This is a blog by Phil Schwab, Software Engineer at Unravel Data. This blog was first published on Phil’s BigData Recipe website. To learn more about Spark, read this blog post What is Spark Application Performance Management.
I recently read an excellent blog series about Apache Spark but one article caught my attention as its author states:
Let’s try to figure out what happens with the application when the source file is much bigger than the available memory. The memory in the below tests is limited to 900MB […]. Naively we could think that a file bigger than available memory will fail the processing with OOM memory error. And this supposition is true:
It would be bad if Spark could only process input that is smaller than the available memory – in a distributed environment, it implies that an input of 15 Terabytes in size could only be processed when the number of Spark executors multiplied by the amount of memory given to each executor equals at least 15TB. I can say from experience that this is fortunately not the case so let’s investigate the example from the article above in more detail and see why an OutOfMemory exception occurred.
The input to the failed Spark application used in the article referred to above is a text file (generated_file_1_gb.txt) that is created by a script similar to this. This file is 1GB in size and has ten lines, each line simply consists of a line number (starting with zero) that is repeated 100 million times. The on-disk-size of each line is easy to calculate, it is one byte for the line number multiplied by 100 million or ~100MB. The program that processes this file launches a local Spark executor with three cores and the memory available to it is limited to 900MB as the JVM arguments -Xms900m -Xmx900m are used. This results in an OOM error after a few seconds so this little experiment seems to validate the initial hypothesis that “we can’t process datasets bigger than the memory limits”.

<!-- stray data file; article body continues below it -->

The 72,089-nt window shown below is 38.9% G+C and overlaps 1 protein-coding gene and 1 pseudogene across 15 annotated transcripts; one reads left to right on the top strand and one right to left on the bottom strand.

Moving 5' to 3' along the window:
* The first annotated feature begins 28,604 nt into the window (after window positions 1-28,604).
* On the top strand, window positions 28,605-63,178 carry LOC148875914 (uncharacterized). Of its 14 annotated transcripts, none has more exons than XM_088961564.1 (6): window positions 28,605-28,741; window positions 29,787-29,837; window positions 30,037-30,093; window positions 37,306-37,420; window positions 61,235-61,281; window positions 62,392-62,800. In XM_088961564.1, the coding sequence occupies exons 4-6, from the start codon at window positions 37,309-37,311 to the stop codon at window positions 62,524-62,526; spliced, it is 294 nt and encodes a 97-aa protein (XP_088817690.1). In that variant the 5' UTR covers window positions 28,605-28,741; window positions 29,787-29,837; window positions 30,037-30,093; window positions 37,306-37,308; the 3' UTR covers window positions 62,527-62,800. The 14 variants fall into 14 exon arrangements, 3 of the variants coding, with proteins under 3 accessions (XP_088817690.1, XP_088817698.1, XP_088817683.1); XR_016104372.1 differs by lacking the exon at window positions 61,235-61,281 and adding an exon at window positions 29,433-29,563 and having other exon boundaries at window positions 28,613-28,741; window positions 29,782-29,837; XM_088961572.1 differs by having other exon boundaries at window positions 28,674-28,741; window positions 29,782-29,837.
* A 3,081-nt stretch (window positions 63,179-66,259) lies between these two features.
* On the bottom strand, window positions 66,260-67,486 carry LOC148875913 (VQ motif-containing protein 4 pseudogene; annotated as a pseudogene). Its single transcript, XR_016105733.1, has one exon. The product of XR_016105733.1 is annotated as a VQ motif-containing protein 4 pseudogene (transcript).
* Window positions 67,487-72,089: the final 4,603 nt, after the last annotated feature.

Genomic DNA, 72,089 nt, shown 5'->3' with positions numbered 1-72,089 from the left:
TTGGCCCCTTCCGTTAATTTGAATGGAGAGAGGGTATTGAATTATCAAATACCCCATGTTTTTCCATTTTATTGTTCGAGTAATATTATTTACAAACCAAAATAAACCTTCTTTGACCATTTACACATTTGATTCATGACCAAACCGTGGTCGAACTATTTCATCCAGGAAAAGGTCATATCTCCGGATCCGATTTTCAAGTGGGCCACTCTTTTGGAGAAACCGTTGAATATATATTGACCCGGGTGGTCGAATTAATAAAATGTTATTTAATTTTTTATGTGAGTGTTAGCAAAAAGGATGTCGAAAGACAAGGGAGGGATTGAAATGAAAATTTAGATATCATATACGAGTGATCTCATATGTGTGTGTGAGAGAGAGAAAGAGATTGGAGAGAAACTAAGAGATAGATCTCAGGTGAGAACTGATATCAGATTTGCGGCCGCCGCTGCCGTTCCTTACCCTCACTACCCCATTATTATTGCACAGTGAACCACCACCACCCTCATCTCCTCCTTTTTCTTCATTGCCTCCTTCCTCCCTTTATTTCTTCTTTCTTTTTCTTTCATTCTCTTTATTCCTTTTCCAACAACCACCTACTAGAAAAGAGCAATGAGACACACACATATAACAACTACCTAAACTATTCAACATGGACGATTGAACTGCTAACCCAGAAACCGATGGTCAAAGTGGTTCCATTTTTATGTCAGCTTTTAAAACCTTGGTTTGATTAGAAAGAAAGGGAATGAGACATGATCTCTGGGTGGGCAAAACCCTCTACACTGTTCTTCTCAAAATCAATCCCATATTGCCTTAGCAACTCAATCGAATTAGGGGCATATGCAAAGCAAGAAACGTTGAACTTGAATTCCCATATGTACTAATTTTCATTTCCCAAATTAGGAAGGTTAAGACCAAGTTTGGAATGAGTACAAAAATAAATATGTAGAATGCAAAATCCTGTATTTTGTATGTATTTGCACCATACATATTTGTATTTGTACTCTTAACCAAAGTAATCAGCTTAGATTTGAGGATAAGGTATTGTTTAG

I played around with the Python script that created the original input file here and …
(-) created a second input file that is twice the disk size of the original (generated_file_1_gb.txt) but will be processed successfully by ProcessFile.scala
(-) switched to the DataFrame API instead of the RDD API which again crashes the application with an OOM Error
(-) created a third file that is less than a third of the size of generated_file_1_gb.txt but that crashes the original application
(-) reverted back to the original input file but made one small change in the application code which now processes it successfully (using .master(“local”))
The first and last change directly contradict the original hypothesis and the other changes make the memory mystery even bigger.
Visualizations will be useful for illuminating this mystery, the following pictures show Spark’s memory compartments when running ProcessFile.scala on my MacBook:
According to the system spec, my MacBook has four physical cores that amount to eight vCores. Since the application was initializd with .master(“local”), three out of those eight virtual cores will participate in the processing. As reflected in the picture above, the JVM heap size is limited to 900MB and default values for both spark.memory. fraction properties are used. The sizes for the two most important memory compartments from a developer perspective can be calculated with these formulas:
Execution Memory = (1.0 – spark.memory.storageFraction) * Usable Memory = 0.5 * 360MB = 180MB
Storage Memory = spark.memory.storageFraction * Usable Memory = 0.5 * 360MB = 180MB
Execution Memory is used for objects and computations that are typically short-lived like the intermediate buffers of shuffle operation whereas Storage Memory is used for long-lived data that might be reused in downstream computations. However, there is no static boundary but an eviction policy – if there is no cached data, then Execution Memory will claim all the space of Storage Memory and vice versa. If there is stored data and a computation is performed, cached data will be evicted as needed up until the Storage Memory amount which denotes a minimum that will not be spilled to disk. The reverse does not hold true though, execution is never evicted by storage.